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When geographic coordinates are plotted "without projection", they are really being projected via the Simple Cylindrical (aka, Equirectangular, or Plate CarrĂ©e) projection. (It goes by many different names.) Geographic coordinates, as latitudes and longitudes, are said to be unprojected because they define positions on a (curved) sphere or ellipsoid – ...


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Michael Miles-Stimson had the same idea as me, but since you aren't familiar with coding, here's another (similar) option. Turns out this is pretty easy to do using Field Calculator. Create a field called something like "Orientation" and make it a text type. Open the field calculator and set the parser to Python. Tick the "Show Codeblock" box and enter ...


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The following Overpass API Query will return the center of your building: [out:json]; way(292833530); out center meta;


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Because the Earth is not a sphere, measuring the latitude from the equator plane is the only way to have circular parallels. Therefore I think that any geographic coordinate system that would not use the equator plane as a reference would have more disadvantages than advantages. If you need a specific coordinate system, I would therefore rather suggest ...


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The order of Lat/Lng is fairly embedded in the framework with no configuration entry. You can have a look at the code on github if you're interested: https://github.com/openlayers/ol3/tree/master/src/ol/geom Unless you want to rewrite the parts of code that influence this, your only option is to format the data appropriately. You might try something like ...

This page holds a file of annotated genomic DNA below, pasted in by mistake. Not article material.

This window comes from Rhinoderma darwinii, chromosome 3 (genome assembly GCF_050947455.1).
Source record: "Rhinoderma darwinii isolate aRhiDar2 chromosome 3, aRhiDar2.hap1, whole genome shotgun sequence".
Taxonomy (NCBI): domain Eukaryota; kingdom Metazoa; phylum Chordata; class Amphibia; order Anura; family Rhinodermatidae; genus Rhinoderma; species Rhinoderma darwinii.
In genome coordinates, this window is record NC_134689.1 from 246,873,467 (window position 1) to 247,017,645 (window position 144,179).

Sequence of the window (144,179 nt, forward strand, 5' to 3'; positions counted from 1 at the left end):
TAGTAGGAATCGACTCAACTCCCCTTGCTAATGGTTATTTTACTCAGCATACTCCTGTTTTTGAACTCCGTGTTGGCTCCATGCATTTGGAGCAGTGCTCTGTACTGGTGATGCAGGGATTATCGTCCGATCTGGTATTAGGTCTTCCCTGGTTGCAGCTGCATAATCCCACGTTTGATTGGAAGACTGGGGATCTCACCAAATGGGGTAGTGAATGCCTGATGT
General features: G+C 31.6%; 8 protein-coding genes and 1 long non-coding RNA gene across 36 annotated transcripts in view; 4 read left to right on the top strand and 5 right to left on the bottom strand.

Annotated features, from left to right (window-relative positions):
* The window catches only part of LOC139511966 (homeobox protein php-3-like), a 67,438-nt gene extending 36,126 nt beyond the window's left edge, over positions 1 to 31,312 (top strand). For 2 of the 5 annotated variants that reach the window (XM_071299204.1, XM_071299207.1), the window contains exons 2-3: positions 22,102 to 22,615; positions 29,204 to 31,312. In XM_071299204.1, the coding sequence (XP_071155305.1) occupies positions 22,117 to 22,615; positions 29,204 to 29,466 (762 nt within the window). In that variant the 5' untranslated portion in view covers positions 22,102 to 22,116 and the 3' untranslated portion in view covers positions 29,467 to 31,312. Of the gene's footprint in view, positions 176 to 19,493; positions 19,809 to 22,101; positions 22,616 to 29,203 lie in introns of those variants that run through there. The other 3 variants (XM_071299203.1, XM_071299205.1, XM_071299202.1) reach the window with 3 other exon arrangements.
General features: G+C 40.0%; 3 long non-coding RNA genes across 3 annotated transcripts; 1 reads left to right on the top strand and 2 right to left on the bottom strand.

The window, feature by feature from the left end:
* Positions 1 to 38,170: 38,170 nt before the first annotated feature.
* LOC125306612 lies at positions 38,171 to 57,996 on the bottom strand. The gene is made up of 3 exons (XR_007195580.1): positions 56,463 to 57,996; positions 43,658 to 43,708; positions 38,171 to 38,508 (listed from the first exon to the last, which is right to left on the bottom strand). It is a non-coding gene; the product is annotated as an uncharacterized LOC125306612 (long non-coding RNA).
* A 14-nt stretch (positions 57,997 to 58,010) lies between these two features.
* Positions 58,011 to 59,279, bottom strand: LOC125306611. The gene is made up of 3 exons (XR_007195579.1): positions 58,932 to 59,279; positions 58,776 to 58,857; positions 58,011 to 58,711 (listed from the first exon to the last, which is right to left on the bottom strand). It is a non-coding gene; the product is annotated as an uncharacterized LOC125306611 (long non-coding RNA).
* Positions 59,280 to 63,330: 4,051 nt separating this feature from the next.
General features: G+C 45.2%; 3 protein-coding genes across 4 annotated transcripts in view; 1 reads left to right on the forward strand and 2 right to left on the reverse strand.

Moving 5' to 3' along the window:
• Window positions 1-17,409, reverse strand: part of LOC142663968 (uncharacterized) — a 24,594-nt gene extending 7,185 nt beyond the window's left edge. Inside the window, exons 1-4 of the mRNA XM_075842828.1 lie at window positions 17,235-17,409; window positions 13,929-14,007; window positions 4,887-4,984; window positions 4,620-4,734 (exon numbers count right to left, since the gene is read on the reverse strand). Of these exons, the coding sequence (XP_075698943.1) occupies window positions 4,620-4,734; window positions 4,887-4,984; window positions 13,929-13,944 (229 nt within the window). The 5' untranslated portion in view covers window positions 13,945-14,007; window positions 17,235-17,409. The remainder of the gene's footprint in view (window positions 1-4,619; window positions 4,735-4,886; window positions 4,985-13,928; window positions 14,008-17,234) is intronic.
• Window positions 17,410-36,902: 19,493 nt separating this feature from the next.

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You can calculate RMSE of geographic coordinates the same way you would calculate it in a projected coordinate system. The only catch is that if you're using decimal degrees, the RMSE will be in decimal degrees as well. In geographic coordinates, decimal degrees is far better than degrees-minutes-seconds, in my opinion. You have to make two columns each for ...


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0.01192239336492888 is your pixel size see more information on world files so you can work this out if you know the number of pixels your image is http://en.wikipedia.org/wiki/World_file you only need your top left for images in ArcGIS TO SAVE TIME: you know you can use Build Footprints (Data Management) ...



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